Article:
His images have appeared in Time magazine and in exhibits in museums and galleries around the world. In 2000 he published a retrospective book titled "Inferno."
"Making a distinction between art and photography always seemed artificial to me," he says. "My decision to become a photographer was deeply influenced by contemporary images of the Vietnam War and the American civil rights movement. I saw the pictures in newspapers and magazines, but their context in journalism did not diminish their visual, emotional or intellectual power. On the contrary, because the images informed a mass population of events that were occurring at the time, they gained an urgency and social value that increased the power they might have had in a purely art context. Before deciding to become a photographer, I visited the Prado museum in Madrid and happened upon Goya's 'Disasters of War.' They were etchings, made before the invention of photography, yet they depicted the barbarity of war with such immediacy, I saw a direct connection with the photographic images of my own time, and considered Goya to be the patriarch of war photographers even though he never used a camera."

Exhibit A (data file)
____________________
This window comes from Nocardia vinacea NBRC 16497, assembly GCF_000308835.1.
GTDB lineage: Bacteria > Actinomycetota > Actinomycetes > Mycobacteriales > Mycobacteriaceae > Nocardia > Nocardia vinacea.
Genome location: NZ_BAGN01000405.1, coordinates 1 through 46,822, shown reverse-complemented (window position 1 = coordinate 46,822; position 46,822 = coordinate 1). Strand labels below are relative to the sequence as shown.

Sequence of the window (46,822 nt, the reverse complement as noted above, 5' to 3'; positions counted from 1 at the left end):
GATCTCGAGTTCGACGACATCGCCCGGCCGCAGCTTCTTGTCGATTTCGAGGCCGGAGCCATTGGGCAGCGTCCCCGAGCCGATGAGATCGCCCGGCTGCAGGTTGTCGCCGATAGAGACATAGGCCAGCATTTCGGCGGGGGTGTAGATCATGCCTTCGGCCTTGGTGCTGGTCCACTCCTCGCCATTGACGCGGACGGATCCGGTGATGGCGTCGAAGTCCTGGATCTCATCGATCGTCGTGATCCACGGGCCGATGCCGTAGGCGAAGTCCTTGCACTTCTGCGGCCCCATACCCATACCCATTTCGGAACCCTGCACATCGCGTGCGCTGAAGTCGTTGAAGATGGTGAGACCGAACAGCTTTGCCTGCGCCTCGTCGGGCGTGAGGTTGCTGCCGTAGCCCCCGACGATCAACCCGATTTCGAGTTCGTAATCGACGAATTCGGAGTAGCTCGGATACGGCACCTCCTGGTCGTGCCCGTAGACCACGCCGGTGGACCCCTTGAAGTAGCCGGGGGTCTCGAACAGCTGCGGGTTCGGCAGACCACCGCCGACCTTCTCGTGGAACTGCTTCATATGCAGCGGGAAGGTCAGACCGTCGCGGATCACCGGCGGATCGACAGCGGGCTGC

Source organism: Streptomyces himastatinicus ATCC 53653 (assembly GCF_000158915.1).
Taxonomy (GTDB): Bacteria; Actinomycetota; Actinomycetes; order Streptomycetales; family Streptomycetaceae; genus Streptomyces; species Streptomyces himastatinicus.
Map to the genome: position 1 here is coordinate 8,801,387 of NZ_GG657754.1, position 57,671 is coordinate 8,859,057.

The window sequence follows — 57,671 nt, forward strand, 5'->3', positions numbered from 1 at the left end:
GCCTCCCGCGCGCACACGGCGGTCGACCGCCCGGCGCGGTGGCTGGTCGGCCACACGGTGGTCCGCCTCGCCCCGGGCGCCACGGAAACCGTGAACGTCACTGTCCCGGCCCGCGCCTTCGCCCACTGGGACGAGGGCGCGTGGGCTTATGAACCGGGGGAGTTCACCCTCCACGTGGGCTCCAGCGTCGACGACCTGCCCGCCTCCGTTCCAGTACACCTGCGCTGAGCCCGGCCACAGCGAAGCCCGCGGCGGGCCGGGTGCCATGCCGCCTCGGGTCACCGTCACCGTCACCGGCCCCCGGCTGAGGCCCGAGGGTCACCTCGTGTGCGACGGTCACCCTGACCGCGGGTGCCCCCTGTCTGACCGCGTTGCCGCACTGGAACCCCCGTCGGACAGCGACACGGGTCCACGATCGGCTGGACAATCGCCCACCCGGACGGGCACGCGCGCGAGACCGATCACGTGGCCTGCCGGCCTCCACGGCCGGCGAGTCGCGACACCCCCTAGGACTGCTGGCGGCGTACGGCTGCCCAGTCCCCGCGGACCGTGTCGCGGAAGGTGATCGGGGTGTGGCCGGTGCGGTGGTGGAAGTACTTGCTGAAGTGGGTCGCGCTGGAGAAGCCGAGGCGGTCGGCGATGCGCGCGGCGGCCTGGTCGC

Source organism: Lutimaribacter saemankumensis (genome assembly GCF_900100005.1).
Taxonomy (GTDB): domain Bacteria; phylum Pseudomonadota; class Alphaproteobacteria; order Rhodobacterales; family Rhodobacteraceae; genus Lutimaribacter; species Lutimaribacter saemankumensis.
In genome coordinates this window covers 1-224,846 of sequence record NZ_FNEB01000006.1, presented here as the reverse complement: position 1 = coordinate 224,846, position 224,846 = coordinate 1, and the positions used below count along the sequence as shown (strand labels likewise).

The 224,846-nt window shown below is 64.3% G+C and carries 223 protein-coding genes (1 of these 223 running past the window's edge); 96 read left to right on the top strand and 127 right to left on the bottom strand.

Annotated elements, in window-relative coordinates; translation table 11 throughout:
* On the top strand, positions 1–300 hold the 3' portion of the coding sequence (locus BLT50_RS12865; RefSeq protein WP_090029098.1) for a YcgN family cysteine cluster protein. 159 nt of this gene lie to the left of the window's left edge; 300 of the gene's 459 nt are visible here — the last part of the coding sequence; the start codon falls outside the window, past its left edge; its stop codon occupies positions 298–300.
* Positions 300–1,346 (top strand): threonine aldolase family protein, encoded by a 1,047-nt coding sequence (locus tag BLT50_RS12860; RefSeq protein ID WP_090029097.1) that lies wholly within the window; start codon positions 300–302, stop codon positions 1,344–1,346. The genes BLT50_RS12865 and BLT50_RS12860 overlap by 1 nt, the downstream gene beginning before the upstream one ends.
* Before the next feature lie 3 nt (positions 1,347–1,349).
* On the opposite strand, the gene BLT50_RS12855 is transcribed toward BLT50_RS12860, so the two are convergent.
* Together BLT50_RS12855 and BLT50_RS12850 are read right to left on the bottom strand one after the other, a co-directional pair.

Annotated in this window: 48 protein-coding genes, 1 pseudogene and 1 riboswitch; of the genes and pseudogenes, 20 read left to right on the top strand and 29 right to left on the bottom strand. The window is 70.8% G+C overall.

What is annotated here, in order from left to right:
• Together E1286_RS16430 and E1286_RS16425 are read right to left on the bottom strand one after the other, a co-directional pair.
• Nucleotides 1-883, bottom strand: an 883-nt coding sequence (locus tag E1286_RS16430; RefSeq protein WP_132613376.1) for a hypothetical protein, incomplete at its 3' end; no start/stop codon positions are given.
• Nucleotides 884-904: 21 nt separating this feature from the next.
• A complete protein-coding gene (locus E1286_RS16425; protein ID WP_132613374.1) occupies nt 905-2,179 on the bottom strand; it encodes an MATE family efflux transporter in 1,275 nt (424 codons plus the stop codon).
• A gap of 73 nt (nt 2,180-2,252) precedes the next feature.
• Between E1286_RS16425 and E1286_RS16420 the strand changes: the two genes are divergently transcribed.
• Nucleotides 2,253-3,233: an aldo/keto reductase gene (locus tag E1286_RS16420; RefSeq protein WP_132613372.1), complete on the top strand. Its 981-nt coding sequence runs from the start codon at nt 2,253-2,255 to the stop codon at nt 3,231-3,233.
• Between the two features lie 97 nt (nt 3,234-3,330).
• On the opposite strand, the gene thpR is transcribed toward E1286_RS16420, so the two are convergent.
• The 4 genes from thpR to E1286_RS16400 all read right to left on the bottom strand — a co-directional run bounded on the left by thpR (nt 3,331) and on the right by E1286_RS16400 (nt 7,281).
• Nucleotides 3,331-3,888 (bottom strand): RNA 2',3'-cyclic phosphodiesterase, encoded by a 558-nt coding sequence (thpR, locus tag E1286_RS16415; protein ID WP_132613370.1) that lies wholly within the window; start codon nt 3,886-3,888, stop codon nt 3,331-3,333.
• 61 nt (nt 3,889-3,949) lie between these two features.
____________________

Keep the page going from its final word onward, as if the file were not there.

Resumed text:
"Someone once told me it's not imagining how you would feel in a given situation: It's the ability to break through your own veil of life experiences and truly see how someone else is feeling," writes Guzy, who has earned four Pulitzer Prizes as a newspaper photojournalist, most recently for The Washington Post. "We've seen throughout history how selective compassion breeds hate and conflict. In my humble opinion, if all life is not equal to the same level of kindness we wish for ourselves, it becomes the foundation for abuse. And when we turn away from oppression, our silence becomes complicity."